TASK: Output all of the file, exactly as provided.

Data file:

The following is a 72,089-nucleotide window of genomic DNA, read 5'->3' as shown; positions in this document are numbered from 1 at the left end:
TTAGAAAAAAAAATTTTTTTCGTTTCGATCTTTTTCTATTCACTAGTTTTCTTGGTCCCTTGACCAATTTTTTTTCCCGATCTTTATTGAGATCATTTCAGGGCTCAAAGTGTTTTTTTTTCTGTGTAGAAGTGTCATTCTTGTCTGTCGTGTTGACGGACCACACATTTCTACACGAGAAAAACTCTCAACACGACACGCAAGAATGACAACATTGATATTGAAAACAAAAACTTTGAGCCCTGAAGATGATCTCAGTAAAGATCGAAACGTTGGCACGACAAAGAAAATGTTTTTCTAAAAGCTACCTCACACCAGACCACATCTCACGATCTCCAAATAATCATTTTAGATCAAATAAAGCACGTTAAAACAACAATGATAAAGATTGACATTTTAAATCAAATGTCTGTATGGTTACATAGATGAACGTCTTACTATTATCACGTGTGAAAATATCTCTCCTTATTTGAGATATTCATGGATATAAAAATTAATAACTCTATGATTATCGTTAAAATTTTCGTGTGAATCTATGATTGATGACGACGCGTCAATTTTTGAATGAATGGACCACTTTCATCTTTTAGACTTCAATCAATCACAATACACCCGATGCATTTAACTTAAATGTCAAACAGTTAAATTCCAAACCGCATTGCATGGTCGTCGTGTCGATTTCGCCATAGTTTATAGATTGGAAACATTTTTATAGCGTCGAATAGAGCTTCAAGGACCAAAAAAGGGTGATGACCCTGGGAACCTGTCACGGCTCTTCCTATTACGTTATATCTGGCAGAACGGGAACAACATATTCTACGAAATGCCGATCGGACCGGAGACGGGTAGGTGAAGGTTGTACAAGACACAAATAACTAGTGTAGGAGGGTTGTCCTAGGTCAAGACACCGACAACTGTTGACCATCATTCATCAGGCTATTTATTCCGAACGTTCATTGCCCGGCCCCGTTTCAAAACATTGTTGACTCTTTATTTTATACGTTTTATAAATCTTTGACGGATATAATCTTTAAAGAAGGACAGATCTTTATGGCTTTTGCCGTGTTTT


The following is a 72,089-nucleotide window of genomic DNA, read 5'->3' as shown; positions in this document are numbered from 1 at the left end:
TTAGAAAAAAAAATTTTTTTCGTTTCGATCTTTTTCTATTCACTAGTTTTCTTGGTCCCTTGACCAATTTTTTTTCCCGATCTTTATTGAGATCATTTCAGGGCTCAAAGTGTTTTTTTTTCTGTGTAGAAGTGTCATTCTTGTCTGTCGTGTTGACGGACCACACATTTCTACACGAGAAAAACTCTCAACACGACACGCAAGAATGACAACATTGATATTGAAAACAAAAACTTTGAGCCCTGAAGATGATCTCAGTAAAGATCGAAACGTTGGCACGACAAAGAAAATGTTTTTCTAAAAGCTACCTCACACCAGACCACATCTCACGATCTCCAAATAATCATTTTAGATCAAATAAAGCACGTTAAAACAACAATGATAAAGATTGACATTTTAAATCAAATGTCTGTATGGTTACATAGATGAACGTCTTACTATTATCACGTGTGAAAATATCTCTCCTTATTTGAGATATTCATGGATATAAAAATTAATAACTCTATGATTATCGTTAAAATTTTCGTGTGAATCTATGATTGATGACGACGCGTCAATTTTTGAATGAATGGACCACTTTCATCTTTTAGACTTCAATCAATCACAATACACCCGATGCATTTAACTTAAATGTCAAACAGTTAAATTCCAAACCGCATTGCATGGTCGTCGTGTCGATTTCGCCATAGTTTATAGATTGGAAACATTTTTATAGCGTCGAATAGAGCTTCAAGGACCAAAAAAGGGTGATGACCCTGGGAACCTGTCACGGCTCTTCCTATTACGTTATATCTGGCAGAACGGGAACAACATATTCTACGAAATGCCGATCGGACCGGAGACGGGTAGGTGAAGGTTGTACAAGACACAAATAACTAGTGTAGGAGGGTTGTCCTAGGTCAAGACACCGACAACTGTTGACCATCATTCATCAGGCTATTTATTCCGAACGTTCATTGCCCGGCCCCGTTTCAAAACATTGTTGACTCTTTATTTTATACGTTTTATAAATCTTTGACGGATATAATCTTTAAAGAAGGACAGATCTTTATGGCTTTTGCCGTGTTTT